WARNING:tensorflow:8 out of the last 8 calls to <function recreate_function.<locals>.restored_function_body at 0x7feeec1a4d08> triggered tf.function retracing. Tracing is expensive and the excessive number of tracings could be due to (1) creating @tf.function repeatedly in a loop, (2) passing tensors with different shapes, (3) passing Python objects instead of tensors. For (1), please define your @tf.function outside of the loop. For (2), @tf.function has experimental_relax_shapes=True option that relaxes argument shapes that can avoid unnecessary retracing. For (3), please refer to https://www.tensorflow.org/tutorials/customization/performance#python_or_tensor_args and https://www.tensorflow.org/api_docs/python/tf/function for  more details.
WARNING:tensorflow:9 out of the last 9 calls to <function recreate_function.<locals>.restored_function_body at 0x7fef4843b730> triggered tf.function retracing. Tracing is expensive and the excessive number of tracings could be due to (1) creating @tf.function repeatedly in a loop, (2) passing tensors with different shapes, (3) passing Python objects instead of tensors. For (1), please define your @tf.function outside of the loop. For (2), @tf.function has experimental_relax_shapes=True option that relaxes argument shapes that can avoid unnecessary retracing. For (3), please refer to https://www.tensorflow.org/tutorials/customization/performance#python_or_tensor_args and https://www.tensorflow.org/api_docs/python/tf/function for  more details.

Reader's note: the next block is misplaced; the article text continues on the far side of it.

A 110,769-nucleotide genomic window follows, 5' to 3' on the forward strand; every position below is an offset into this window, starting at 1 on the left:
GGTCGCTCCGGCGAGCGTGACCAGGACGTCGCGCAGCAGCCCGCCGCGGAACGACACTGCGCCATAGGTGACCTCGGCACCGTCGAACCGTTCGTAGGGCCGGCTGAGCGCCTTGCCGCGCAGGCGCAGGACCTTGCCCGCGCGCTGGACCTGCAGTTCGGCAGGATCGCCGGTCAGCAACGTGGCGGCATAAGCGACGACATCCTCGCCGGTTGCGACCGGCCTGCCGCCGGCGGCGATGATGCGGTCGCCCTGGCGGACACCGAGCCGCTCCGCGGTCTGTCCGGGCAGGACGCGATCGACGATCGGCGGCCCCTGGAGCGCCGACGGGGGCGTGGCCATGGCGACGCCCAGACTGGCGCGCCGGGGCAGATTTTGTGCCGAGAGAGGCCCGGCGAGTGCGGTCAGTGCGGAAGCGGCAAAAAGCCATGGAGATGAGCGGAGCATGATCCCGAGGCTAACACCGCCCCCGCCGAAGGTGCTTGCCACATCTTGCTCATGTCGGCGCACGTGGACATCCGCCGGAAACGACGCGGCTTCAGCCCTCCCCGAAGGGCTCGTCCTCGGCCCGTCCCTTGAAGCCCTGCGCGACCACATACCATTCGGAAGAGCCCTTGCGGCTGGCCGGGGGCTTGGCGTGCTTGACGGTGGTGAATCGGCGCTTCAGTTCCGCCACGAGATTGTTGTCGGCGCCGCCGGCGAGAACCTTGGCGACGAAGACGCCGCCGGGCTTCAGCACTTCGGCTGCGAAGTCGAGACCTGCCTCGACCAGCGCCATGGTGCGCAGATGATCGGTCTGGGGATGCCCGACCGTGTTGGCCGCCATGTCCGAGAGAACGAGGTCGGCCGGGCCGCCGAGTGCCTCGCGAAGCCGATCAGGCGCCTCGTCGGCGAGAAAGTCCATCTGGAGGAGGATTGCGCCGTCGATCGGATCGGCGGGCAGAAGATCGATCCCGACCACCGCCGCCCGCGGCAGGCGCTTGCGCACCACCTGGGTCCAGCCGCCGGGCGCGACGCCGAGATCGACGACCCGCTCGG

WARNING:tensorflow:10 out of the last 10 calls to <function recreate_function.<locals>.restored_function_body at 0x7fef48424620> triggered tf.function retracing. Tracing is expensive and the excessive number of tracings could be due to (1) creating @tf.function repeatedly in a loop, (2) passing tensors with different shapes, (3) passing Python objects instead of tensors. For (1), please define your @tf.function outside of the loop. For (2), @tf.function has experimental_relax_shapes=True option that relaxes argument shapes that can avoid unnecessary retracing. For (3), please refer to https://www.tensorflow.org/tutorials/customization/performance#python_or_tensor_args and https://www.tensorflow.org/api_docs/python/tf/function for  more details.